The Hands That Care for Us: How Immigrants Make Our Country Great

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During my father’s rehabilitation for his hip replacement, I’ve spent a fair amount of time on the nursing home floor of the senior residence where my parents live, and I’ve had the opportunity to get to know the staff, the tasks they do, and the pressure under which they operate. I also learned who actually does the backbreaking work of taking care of our elders once the professional nurses are done with medicating, bandaging, administering medical orders, and dealing with patient and family concerns.

All one has to do is to spend time in any hospital, rehab center or nursing home to discover just how important immigration is to our country. Our ill and recovering family members wake up in the morning to the faces of immigrants from around the world. Ghana. Trinidad. Haiti. Niger. Sudan. Central and South America. Eastern Europe. These are the smiling faces they see, the various accents they hear, the gentle hands that serve them food help them eat, walk, move from bed to chair and back again, go the toilet, brush their teeth and shower.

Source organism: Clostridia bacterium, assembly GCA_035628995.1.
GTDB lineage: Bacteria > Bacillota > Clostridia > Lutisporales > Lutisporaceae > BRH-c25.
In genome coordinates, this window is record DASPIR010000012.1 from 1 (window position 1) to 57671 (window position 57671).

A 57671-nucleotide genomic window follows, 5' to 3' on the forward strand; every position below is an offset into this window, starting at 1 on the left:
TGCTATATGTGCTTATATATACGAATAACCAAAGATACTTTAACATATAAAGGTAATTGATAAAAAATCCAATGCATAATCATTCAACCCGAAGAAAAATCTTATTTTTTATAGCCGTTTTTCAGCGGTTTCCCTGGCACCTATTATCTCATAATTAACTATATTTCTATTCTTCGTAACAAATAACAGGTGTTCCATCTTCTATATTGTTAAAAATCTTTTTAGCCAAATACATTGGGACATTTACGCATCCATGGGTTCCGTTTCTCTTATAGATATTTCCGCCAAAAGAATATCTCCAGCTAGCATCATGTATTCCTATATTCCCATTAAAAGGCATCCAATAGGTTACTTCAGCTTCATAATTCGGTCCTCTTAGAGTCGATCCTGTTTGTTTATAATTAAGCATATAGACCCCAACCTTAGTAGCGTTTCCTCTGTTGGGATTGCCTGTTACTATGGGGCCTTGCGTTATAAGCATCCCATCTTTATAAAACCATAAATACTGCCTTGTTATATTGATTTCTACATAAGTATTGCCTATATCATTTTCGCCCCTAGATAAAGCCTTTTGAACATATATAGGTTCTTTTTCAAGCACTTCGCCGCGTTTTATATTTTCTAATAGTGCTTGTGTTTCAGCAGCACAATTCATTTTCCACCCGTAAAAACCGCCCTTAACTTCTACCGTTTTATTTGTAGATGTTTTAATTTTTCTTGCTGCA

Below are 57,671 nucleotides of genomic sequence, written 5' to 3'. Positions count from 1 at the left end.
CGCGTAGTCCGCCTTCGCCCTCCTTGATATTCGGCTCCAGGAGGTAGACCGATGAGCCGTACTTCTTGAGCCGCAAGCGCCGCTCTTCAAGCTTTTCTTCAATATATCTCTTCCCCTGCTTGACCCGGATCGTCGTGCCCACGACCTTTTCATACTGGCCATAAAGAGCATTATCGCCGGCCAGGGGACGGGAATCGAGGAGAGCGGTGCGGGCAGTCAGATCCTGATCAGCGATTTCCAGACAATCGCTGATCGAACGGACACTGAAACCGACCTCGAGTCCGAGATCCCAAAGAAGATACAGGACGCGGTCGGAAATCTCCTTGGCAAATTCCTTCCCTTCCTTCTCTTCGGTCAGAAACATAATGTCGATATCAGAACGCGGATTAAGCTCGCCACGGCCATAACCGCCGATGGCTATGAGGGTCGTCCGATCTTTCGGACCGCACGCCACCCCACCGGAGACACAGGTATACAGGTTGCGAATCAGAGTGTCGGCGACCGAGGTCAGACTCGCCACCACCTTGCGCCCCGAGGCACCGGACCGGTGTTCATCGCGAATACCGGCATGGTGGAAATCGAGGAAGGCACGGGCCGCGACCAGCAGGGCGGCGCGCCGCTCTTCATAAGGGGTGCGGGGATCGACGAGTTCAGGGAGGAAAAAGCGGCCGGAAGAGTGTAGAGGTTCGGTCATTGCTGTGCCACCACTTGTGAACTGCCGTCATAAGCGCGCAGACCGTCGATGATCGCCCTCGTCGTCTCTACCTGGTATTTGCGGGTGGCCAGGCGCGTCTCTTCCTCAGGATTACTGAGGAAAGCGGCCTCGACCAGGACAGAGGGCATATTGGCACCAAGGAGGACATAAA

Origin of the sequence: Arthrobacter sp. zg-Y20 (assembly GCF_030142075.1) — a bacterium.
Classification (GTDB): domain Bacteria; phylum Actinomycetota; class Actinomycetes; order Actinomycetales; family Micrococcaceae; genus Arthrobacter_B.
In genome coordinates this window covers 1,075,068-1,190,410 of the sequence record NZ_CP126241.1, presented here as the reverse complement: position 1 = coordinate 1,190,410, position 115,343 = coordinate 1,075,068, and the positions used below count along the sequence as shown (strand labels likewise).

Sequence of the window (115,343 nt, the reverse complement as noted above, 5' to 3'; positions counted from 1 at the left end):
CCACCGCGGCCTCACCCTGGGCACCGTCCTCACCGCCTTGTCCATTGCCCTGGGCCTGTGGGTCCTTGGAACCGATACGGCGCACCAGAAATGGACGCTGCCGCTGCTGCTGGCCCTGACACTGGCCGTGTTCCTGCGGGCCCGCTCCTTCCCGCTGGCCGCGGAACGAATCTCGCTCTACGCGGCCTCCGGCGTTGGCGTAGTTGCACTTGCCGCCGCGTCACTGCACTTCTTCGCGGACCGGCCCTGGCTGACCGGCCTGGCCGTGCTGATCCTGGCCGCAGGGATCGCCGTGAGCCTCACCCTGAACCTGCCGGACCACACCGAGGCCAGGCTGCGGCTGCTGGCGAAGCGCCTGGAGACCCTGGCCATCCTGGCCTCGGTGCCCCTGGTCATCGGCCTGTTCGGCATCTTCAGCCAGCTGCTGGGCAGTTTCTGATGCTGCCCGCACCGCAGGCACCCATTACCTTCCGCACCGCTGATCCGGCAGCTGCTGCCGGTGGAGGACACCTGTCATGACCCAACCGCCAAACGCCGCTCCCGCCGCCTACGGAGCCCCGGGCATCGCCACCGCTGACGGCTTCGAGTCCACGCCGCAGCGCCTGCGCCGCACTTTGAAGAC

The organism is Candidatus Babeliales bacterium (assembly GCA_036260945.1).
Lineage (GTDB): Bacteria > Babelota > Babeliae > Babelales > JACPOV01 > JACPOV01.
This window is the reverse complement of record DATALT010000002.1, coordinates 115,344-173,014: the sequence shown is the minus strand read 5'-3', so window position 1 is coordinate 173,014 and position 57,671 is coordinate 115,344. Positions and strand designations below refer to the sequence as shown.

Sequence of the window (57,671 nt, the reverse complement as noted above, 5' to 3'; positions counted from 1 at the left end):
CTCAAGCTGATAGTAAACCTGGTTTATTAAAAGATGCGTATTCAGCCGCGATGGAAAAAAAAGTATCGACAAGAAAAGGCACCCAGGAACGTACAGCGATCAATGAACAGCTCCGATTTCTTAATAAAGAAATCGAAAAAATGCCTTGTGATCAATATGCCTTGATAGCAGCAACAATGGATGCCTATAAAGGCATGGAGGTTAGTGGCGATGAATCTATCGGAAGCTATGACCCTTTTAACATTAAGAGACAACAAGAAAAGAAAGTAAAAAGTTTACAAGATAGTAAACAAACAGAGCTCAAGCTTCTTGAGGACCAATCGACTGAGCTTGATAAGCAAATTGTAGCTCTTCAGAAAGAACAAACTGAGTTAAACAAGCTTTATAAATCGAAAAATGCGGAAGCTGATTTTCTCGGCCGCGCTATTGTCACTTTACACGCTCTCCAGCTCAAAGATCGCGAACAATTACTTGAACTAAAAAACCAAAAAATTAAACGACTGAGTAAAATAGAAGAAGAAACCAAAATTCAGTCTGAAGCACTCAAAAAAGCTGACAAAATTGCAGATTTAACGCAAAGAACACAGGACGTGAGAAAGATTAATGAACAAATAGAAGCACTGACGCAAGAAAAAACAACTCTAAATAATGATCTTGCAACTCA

I have a new appreciation for the people, here permanently or on temporary papers or with no papers at all, who do this heart-heavy work for little money. They work long hours to improve their lives and give their families a better standard of living in a free country, or, in many cases, to send money home to families abroad so that they can subsist each day. And in the process, they touch many of our families, as well.

Get rid of these people, say conservatives. But when illegal immigrants and those on temporary work visas leave, who will be covering the rehab floor and the nursing home? And what will be the consequences for patients, for our loved ones?

The policy questions on immigration and labor are complex, to be sure — but whatever the answers, they must be rooted in compassion for the human condition that brings people here against tremendous odds. Compassion for those who spend every day of their working lives showing compassion to others.

Above all, we must remember that we are all the descendants of immigrants. It is that rich diversity that has made our country great. Regardless of where we stand on immigration reform, we must recognize that the fabric of our country would be vastly poorer were it not for the loving hands of these individuals who provide care for those we love.